Press Release Back Number(2006)

Reliable Cryocooler Achieves World's Greatest Output

September 6, 2006
Chubu Electric Power Co., Inc.

Chubu Electric, in collaboration with Aisin Seiki Co., Ltd. (President: Yasuhito Yamauchi; address: 2-1, Asahi-machi, Kariya, Aichi, 448-8650) has successfully developed a pulse tube cryocooler with the world's greatest output.

Cryocoolers are freezers able to chill items to temperatures of -100°C or below using the principle that compressed helium gas removes heat as it expands. Major applications are in magnetic resonance imaging (MRI) equipment and linear motor cars, among others. Presently, applications for such coolers are growing more diverse, and there is a growing need for high-capacity, maintenance-free cryocoolers.

To ensure that the newly developed pulse tube cryocooler has greater refrigerating capacity than earlier cryocoolers, the developer changed the structure from a single cylinder to the world's first two-cylinder layout in the part of the cryocooler where the helium gas expands. This doubles the output and achieves top-class freezing efficiency. In addition, the cryocooler contains no components that will rub against the area that causes the enclosed helium gas to compress and expand, so wear does not cause the system to break down and the six-month maintenance interval, one of the biggest issues with earlier cryocoolers, can now be extended to 10 times that length.

The newly developed cryocooler has the following features.

1. Cryogenic refrigerating capacity with world's highest output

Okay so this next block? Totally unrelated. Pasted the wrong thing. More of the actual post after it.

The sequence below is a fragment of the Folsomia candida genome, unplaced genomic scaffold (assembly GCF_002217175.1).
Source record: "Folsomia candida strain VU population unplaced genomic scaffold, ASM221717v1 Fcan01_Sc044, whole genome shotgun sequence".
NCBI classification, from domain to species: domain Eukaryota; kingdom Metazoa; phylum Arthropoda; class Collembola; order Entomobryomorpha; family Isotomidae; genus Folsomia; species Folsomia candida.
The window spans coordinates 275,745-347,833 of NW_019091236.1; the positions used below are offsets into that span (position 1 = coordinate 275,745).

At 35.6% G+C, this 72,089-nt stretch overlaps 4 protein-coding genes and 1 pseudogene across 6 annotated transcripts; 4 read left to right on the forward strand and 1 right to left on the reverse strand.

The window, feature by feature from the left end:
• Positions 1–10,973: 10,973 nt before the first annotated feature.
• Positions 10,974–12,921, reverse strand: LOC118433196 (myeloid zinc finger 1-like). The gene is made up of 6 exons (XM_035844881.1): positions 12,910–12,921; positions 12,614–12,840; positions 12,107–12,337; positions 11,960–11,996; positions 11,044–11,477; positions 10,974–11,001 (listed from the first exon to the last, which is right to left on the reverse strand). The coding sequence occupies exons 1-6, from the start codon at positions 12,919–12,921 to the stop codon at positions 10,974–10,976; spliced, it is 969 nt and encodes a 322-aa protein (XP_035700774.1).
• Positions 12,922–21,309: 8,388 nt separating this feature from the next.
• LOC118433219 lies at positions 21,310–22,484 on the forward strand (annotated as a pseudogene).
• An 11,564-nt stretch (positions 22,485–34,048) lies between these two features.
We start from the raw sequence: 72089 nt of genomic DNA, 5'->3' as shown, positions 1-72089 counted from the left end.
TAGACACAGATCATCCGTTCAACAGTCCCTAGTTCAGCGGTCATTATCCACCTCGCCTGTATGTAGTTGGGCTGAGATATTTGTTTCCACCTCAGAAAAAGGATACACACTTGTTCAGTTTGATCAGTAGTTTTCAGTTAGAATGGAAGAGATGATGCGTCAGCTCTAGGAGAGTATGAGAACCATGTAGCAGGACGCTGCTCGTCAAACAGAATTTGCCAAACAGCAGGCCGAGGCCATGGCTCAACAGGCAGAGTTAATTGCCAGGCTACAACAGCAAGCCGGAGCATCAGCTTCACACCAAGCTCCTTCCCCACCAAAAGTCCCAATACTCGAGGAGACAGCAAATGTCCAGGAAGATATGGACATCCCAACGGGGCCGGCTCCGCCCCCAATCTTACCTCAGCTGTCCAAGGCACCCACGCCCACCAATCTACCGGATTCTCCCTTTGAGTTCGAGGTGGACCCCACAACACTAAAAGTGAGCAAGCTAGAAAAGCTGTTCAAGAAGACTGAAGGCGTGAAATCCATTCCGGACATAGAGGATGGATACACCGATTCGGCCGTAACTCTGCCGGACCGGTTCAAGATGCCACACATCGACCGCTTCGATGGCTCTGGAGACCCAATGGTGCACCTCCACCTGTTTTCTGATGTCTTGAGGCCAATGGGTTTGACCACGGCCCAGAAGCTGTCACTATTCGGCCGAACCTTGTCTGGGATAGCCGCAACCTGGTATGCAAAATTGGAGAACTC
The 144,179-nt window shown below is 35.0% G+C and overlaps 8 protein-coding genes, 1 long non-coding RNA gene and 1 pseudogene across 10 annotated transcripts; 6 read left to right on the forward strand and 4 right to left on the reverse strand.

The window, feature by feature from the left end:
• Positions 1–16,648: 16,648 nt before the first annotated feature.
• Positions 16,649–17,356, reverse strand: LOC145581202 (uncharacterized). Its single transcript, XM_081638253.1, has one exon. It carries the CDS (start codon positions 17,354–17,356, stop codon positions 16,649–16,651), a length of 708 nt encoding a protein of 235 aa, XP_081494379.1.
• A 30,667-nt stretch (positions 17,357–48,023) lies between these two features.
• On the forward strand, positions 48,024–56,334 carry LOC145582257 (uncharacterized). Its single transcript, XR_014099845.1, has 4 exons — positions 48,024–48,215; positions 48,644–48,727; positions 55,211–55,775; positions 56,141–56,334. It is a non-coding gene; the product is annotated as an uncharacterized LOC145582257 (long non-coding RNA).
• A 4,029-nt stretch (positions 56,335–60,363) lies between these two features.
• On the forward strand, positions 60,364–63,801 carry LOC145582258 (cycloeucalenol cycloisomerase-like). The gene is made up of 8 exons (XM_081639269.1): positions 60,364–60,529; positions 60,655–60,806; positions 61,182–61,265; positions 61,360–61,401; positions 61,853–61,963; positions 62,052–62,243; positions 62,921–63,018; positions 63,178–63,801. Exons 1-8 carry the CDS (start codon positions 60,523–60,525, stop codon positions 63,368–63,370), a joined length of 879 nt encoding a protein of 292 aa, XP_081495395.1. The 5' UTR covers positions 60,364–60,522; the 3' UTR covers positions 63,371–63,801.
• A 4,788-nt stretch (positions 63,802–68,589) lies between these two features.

At -196°C, achieves 300W, double the output of earlier pulse tube cryocoolers

2. World's highest freezer efficiency

Delivers 6.7%* efficiency, 10% better than earlier pulse tube cryocoolers and the world's highest in its class

3. Longer maintenance interval

In the 150W freezer class, maintenance interval is 50,000 hours, or 10 times the interval of earlier systems

*The ratio of refrigerating capacity to work load (pressure inside container volume) in cryocooler's compression and expansion parts

This cryocooler was developed as part of the Superconducting Electric Power Network Control Technical Development project (Agency for Natural Resources and Energy, Ministry of Economy, Trade and Industry) and was commissioned by the New Energy and Industrial Technology Development Organization (NEDO). The newly developed cryocooler will be incorporated into a Superconducting Magnetic Energy Storage (SMES) system and will undergo endurance testing by FY2007.

The cryocooler will be on display at the 19th International Symposium on Superconductivity (ISS2006) at Nagoya Congress Center on October 31 and November 1.

Research period: June 2004 - March 2008


Development of Reliable Cryocooler

1. Background to development

Cryocoolers are used for cooling applications with superconducting magnets, magnetic resonance imaging (MRI) systems, linear motor cars and so on, and the number of applications is growing. Chubu Electric has been working to develop cryocoolers that are inexpensive and reliable and provide high output, long life and low vibration; these cryocoolers are intended to be used in the development of a Superconducting Magnetic Energy Storage (SMES) system at Chubu Electric.